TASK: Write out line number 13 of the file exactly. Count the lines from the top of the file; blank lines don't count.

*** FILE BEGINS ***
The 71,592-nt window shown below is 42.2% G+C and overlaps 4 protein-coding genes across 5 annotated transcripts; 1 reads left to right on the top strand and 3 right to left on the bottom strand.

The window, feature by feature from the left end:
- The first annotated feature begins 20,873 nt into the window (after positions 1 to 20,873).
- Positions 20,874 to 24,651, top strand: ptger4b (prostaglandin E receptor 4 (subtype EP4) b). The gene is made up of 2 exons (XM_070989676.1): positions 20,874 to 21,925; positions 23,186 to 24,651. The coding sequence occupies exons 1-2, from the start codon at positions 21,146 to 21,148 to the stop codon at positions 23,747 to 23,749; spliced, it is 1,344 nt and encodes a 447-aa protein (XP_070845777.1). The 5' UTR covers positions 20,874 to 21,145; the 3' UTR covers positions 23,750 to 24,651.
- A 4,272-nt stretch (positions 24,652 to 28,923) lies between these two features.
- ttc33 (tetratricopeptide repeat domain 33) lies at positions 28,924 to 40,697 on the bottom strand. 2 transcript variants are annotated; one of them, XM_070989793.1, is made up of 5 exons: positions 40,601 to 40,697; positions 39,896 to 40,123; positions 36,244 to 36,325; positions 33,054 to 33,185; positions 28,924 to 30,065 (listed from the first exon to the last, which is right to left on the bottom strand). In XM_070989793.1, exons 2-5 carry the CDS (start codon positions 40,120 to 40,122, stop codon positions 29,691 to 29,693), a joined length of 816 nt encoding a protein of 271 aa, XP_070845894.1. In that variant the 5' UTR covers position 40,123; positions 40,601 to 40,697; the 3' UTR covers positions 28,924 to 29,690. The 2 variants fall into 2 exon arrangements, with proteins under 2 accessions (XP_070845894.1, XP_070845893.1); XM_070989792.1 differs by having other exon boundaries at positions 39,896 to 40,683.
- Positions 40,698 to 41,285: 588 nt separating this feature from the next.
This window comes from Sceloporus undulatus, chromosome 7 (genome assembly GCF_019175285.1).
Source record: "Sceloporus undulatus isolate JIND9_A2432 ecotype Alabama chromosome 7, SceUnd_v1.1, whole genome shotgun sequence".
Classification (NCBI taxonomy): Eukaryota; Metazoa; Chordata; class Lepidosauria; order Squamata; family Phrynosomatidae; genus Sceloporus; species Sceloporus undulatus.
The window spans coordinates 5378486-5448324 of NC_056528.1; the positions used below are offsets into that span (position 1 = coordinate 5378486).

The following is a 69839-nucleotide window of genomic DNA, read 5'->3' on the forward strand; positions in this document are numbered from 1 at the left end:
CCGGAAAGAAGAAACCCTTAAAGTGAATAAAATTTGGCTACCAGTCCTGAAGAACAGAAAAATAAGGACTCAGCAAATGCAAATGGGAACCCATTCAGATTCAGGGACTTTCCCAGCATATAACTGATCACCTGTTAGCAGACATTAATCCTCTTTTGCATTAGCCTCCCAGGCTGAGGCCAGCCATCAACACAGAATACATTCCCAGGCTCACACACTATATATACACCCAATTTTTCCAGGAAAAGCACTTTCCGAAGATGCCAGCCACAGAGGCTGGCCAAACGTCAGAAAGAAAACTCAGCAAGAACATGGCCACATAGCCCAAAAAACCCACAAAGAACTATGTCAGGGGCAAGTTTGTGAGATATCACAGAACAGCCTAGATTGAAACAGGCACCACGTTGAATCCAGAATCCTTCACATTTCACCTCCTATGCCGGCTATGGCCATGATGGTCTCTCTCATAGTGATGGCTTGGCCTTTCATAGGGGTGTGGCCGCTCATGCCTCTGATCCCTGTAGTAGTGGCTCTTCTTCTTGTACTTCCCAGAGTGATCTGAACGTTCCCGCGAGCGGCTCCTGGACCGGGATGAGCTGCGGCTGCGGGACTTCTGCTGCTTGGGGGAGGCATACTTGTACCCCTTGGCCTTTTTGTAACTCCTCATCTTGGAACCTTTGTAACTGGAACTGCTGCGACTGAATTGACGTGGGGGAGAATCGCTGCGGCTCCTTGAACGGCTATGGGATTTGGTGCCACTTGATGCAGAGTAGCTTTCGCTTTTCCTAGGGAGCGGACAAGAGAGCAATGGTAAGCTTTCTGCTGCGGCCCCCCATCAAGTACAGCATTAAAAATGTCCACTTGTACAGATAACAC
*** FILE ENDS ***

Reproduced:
CCGGAAAGAAGAAACCCTTAAAGTGAATAAAATTTGGCTACCAGTCCTGAAGAACAGAAAAATAAGGACTCAGCAAATGCAAATGGGAACCCATTCAGATTCAGGGACTTTCCCAGCATATAACTGATCACCTGTTAGCAGACATTAATCCTCTTTTGCATTAGCCTCCCAGGCTGAGGCCAGCCATCAACACAGAATACATTCCCAGGCTCACACACTATATATACACCCAATTTTTCCAGGAAAAGCACTTTCCGAAGATGCCAGCCACAGAGGCTGGCCAAACGTCAGAAAGAAAACTCAGCAAGAACATGGCCACATAGCCCAAAAAACCCACAAAGAACTATGTCAGGGGCAAGTTTGTGAGATATCACAGAACAGCCTAGATTGAAACAGGCACCACGTTGAATCCAGAATCCTTCACATTTCACCTCCTATGCCGGCTATGGCCATGATGGTCTCTCTCATAGTGATGGCTTGGCCTTTCATAGGGGTGTGGCCGCTCATGCCTCTGATCCCTGTAGTAGTGGCTCTTCTTCTTGTACTTCCCAGAGTGATCTGAACGTTCCCGCGAGCGGCTCCTGGACCGGGATGAGCTGCGGCTGCGGGACTTCTGCTGCTTGGGGGAGGCATACTTGTACCCCTTGGCCTTTTTGTAACTCCTCATCTTGGAACCTTTGTAACTGGAACTGCTGCGACTGAATTGACGTGGGGGAGAATCGCTGCGGCTCCTTGAACGGCTATGGGATTTGGTGCCACTTGATGCAGAGTAGCTTTCGCTTTTCCTAGGGAGCGGACAAGAGAGCAATGGTAAGCTTTCTGCTGCGGCCCCCCATCAAGTACAGCATTAAAAATGTCCACTTGTACAGATAACAC